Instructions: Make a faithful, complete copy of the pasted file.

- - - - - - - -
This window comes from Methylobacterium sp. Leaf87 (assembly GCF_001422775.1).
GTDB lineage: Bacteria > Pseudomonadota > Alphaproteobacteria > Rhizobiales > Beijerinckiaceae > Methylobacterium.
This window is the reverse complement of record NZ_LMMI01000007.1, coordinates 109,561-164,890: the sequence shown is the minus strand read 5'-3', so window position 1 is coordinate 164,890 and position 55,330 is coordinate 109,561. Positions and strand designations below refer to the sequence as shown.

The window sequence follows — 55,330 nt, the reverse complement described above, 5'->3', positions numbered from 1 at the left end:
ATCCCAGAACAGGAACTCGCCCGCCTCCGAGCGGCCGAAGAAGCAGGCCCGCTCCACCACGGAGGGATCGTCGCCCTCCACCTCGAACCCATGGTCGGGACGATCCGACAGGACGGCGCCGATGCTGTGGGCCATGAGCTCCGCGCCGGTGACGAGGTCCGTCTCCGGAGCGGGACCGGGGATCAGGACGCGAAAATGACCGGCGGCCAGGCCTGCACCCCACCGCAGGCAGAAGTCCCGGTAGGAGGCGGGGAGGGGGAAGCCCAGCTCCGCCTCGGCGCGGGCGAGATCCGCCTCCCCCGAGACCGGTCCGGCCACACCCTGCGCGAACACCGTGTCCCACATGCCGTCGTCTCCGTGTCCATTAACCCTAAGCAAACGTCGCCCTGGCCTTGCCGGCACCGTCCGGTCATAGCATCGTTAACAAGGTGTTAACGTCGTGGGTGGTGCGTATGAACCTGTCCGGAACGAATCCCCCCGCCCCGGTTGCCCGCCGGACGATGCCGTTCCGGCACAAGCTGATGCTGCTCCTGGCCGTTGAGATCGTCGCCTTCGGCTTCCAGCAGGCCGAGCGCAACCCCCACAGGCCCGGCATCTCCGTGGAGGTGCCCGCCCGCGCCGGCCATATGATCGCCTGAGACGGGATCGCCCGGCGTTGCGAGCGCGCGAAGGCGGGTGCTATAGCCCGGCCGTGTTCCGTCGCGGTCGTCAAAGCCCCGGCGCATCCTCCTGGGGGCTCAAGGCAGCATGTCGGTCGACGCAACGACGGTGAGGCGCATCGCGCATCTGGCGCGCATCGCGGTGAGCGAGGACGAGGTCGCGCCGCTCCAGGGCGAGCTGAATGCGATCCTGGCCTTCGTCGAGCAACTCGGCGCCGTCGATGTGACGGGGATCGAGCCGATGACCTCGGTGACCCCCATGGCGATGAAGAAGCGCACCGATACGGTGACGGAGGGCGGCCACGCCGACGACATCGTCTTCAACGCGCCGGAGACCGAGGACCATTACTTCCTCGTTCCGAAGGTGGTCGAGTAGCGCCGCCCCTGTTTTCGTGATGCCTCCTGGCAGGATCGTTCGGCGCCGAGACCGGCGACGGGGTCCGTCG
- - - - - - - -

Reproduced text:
This window comes from Methylobacterium sp. Leaf87 (assembly GCF_001422775.1).
GTDB lineage: Bacteria > Pseudomonadota > Alphaproteobacteria > Rhizobiales > Beijerinckiaceae > Methylobacterium.
This window is the reverse complement of record NZ_LMMI01000007.1, coordinates 109,561-164,890: the sequence shown is the minus strand read 5'-3', so window position 1 is coordinate 164,890 and position 55,330 is coordinate 109,561. Positions and strand designations below refer to the sequence as shown.

The window sequence follows — 55,330 nt, the reverse complement described above, 5'->3', positions numbered from 1 at the left end:
ATCCCAGAACAGGAACTCGCCCGCCTCCGAGCGGCCGAAGAAGCAGGCCCGCTCCACCACGGAGGGATCGTCGCCCTCCACCTCGAACCCATGGTCGGGACGATCCGACAGGACGGCGCCGATGCTGTGGGCCATGAGCTCCGCGCCGGTGACGAGGTCCGTCTCCGGAGCGGGACCGGGGATCAGGACGCGAAAATGACCGGCGGCCAGGCCTGCACCCCACCGCAGGCAGAAGTCCCGGTAGGAGGCGGGGAGGGGGAAGCCCAGCTCCGCCTCGGCGCGGGCGAGATCCGCCTCCCCCGAGACCGGTCCGGCCACACCCTGCGCGAACACCGTGTCCCACATGCCGTCGTCTCCGTGTCCATTAACCCTAAGCAAACGTCGCCCTGGCCTTGCCGGCACCGTCCGGTCATAGCATCGTTAACAAGGTGTTAACGTCGTGGGTGGTGCGTATGAACCTGTCCGGAACGAATCCCCCCGCCCCGGTTGCCCGCCGGACGATGCCGTTCCGGCACAAGCTGATGCTGCTCCTGGCCGTTGAGATCGTCGCCTTCGGCTTCCAGCAGGCCGAGCGCAACCCCCACAGGCCCGGCATCTCCGTGGAGGTGCCCGCCCGCGCCGGCCATATGATCGCCTGAGACGGGATCGCCCGGCGTTGCGAGCGCGCGAAGGCGGGTGCTATAGCCCGGCCGTGTTCCGTCGCGGTCGTCAAAGCCCCGGCGCATCCTCCTGGGGGCTCAAGGCAGCATGTCGGTCGACGCAACGACGGTGAGGCGCATCGCGCATCTGGCGCGCATCGCGGTGAGCGAGGACGAGGTCGCGCCGCTCCAGGGCGAGCTGAATGCGATCCTGGCCTTCGTCGAGCAACTCGGCGCCGTCGATGTGACGGGGATCGAGCCGATGACCTCGGTGACCCCCATGGCGATGAAGAAGCGCACCGATACGGTGACGGAGGGCGGCCACGCCGACGACATCGTCTTCAACGCGCCGGAGACCGAGGACCATTACTTCCTCGTTCCGAAGGTGGTCGAGTAGCGCCGCCCCTGTTTTCGTGATGCCTCCTGGCAGGATCGTTCGGCGCCGAGACCGGCGACGGGGTCCGTCG